OSCE Report on Freedom of Expression on The Internet

posted on 10 July, 2011   (public)

In 2010, the Office of the Representative on Freedom of the Media of the OSCE commissioned a report to assess Internet regulation among its Member States. Considering the global nature of the Internet, as well as the lack of harmonisation at international level, many States have adopted regulation measures in order to implement national legislation also on Internet related matters.

The OSCE examined, in particular, existing laws and practices related to freedom of expression, the free flow of information and media pluralism on the Internet, which are fields potentially menaced by national Internet legislation. Indeed, member states have made commitments in regard of media freedom principles with which they should act in accordance.

OSCE's study is based on a questionnaire given to participating members, which deals with four main subjects: a) internet access, b) internet content regulation, c) blocking, filtering and content removal and, d) licensing and liability & Internet hotlines. Because of the significant cultural diversity between Member States, national Internet legislation differs from one state to another. According to what is considered harmful in one state, for example, different content regulation has been adopted. In addition, participating states have various provisions as far as Internet access is concerned. For instance, lately many states have authorised blocking access to websites deemed illegal conforming to national legislation. Such practices are incompatible with OSCE commitments, as well as with other universal or European conventions signed by Member States and concerning media freedom, freedom of expression and free flow of information.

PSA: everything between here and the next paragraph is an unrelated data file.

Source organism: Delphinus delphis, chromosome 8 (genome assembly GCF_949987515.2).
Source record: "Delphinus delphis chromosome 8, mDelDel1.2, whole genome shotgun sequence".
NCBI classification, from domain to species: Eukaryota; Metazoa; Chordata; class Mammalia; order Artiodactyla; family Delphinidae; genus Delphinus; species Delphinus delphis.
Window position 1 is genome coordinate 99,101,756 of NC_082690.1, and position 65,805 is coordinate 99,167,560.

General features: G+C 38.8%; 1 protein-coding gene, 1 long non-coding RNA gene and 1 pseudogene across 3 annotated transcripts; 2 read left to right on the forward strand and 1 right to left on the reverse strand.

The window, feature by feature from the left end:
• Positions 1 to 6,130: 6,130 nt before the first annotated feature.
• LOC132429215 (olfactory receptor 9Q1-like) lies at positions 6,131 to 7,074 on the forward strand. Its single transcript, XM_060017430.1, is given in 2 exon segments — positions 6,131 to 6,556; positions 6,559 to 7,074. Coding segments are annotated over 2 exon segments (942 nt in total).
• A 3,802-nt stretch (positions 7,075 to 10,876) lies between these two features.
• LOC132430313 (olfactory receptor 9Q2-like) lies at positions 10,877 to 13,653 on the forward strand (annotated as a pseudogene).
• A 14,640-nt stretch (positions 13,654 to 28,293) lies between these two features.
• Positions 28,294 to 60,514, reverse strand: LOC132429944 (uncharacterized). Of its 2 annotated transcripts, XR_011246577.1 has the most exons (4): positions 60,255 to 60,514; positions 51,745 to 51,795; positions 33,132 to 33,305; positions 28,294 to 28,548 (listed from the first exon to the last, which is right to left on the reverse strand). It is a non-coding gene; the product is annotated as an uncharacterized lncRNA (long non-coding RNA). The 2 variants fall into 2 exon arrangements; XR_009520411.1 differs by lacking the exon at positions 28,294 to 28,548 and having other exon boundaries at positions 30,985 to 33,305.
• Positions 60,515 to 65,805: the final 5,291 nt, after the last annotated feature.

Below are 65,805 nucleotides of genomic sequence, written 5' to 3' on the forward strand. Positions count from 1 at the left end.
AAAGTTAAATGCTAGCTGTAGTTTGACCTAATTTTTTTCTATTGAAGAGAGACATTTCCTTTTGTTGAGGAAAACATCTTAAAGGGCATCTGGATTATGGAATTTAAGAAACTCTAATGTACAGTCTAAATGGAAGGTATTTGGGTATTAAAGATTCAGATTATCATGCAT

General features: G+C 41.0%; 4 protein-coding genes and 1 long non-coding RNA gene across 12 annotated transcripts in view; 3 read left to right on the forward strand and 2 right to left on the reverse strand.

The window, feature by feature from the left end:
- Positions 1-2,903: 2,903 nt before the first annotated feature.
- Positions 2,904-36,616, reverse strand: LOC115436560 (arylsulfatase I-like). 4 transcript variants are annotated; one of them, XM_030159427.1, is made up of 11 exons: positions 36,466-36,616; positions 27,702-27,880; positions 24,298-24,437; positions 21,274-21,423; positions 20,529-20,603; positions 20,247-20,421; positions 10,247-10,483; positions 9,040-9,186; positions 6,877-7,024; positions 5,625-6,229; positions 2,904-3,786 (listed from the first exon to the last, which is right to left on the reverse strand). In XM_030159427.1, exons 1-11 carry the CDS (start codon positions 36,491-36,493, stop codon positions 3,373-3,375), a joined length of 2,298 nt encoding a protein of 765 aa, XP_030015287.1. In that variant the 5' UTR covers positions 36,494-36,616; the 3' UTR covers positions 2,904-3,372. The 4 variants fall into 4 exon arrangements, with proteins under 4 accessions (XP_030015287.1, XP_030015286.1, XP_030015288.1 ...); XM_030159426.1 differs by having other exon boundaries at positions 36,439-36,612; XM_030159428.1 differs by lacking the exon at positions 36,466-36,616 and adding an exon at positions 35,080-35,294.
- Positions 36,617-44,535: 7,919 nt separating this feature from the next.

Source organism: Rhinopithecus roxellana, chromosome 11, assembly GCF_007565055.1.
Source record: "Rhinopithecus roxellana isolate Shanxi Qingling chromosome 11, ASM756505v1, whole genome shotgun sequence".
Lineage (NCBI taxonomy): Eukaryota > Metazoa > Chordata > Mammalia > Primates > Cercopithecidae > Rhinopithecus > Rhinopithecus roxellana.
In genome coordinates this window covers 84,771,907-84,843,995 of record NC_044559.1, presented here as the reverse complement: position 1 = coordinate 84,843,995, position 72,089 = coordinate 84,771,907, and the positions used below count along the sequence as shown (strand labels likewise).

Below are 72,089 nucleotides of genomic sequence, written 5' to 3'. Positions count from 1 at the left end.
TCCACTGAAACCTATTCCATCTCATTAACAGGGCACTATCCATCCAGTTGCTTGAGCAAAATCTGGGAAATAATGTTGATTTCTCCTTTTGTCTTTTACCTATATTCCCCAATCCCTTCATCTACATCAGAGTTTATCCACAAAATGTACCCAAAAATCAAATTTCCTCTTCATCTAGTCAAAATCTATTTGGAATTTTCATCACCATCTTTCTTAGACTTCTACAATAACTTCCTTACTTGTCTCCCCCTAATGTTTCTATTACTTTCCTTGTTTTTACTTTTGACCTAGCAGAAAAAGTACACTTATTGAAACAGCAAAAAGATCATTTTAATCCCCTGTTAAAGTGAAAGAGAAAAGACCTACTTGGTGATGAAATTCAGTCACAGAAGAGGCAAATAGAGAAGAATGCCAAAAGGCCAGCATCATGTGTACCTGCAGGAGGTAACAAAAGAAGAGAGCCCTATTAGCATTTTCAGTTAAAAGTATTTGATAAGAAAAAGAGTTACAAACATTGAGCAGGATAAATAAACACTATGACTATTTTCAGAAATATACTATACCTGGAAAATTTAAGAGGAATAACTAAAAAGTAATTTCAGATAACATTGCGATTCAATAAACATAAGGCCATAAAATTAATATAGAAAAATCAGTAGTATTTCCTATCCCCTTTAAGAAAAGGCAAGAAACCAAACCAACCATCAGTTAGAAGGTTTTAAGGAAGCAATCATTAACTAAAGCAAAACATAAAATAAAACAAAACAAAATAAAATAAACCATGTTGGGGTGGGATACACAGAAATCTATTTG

After having examined all the elements provided by participating states, the report made a series of recommendations which aim to ensure that the Internet remains an open and public forum for freedom of opinion and expression. Some of the aforementioned recommendations are the respect of net neutrality, refrain from mandatory blocking of content or websites, recognition of Internet access as a human right, all taking into consideration the borderless nature of Internet.

Source: Office of the Representative on Freedom of the Media of the OSCE